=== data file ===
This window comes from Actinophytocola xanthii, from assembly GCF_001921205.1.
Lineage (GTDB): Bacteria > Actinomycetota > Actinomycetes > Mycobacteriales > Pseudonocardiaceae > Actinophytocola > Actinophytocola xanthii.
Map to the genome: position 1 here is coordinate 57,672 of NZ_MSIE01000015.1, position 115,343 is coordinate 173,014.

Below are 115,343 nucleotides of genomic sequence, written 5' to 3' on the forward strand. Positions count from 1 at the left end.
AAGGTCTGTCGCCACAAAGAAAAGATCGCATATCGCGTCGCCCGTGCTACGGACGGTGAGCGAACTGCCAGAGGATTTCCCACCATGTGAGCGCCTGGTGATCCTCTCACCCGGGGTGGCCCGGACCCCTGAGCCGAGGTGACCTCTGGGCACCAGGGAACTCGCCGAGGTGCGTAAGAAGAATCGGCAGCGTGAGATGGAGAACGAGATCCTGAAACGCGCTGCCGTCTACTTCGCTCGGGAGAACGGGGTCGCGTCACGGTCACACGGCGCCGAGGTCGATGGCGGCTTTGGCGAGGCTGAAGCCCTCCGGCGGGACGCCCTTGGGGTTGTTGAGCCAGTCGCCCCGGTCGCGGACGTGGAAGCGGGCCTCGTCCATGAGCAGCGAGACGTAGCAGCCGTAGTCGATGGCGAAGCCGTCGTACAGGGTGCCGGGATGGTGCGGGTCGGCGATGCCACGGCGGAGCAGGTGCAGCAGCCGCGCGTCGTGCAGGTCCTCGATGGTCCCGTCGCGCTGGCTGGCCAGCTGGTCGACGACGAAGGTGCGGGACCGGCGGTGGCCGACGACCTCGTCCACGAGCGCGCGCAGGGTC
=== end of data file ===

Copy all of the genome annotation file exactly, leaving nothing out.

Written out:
This window comes from Actinophytocola xanthii, from assembly GCF_001921205.1.
Lineage (GTDB): Bacteria > Actinomycetota > Actinomycetes > Mycobacteriales > Pseudonocardiaceae > Actinophytocola > Actinophytocola xanthii.
Map to the genome: position 1 here is coordinate 57,672 of NZ_MSIE01000015.1, position 115,343 is coordinate 173,014.

Below are 115,343 nucleotides of genomic sequence, written 5' to 3' on the forward strand. Positions count from 1 at the left end.
AAGGTCTGTCGCCACAAAGAAAAGATCGCATATCGCGTCGCCCGTGCTACGGACGGTGAGCGAACTGCCAGAGGATTTCCCACCATGTGAGCGCCTGGTGATCCTCTCACCCGGGGTGGCCCGGACCCCTGAGCCGAGGTGACCTCTGGGCACCAGGGAACTCGCCGAGGTGCGTAAGAAGAATCGGCAGCGTGAGATGGAGAACGAGATCCTGAAACGCGCTGCCGTCTACTTCGCTCGGGAGAACGGGGTCGCGTCACGGTCACACGGCGCCGAGGTCGATGGCGGCTTTGGCGAGGCTGAAGCCCTCCGGCGGGACGCCCTTGGGGTTGTTGAGCCAGTCGCCCCGGTCGCGGACGTGGAAGCGGGCCTCGTCCATGAGCAGCGAGACGTAGCAGCCGTAGTCGATGGCGAAGCCGTCGTACAGGGTGCCGGGATGGTGCGGGTCGGCGATGCCACGGCGGAGCAGGTGCAGCAGCCGCGCGTCGTGCAGGTCCTCGATGGTCCCGTCGCGCTGGCTGGCCAGCTGGTCGACGACGAAGGTGCGGGACCGGCGGTGGCCGACGACCTCGTCCACGAGCGCGCGCAGGGTC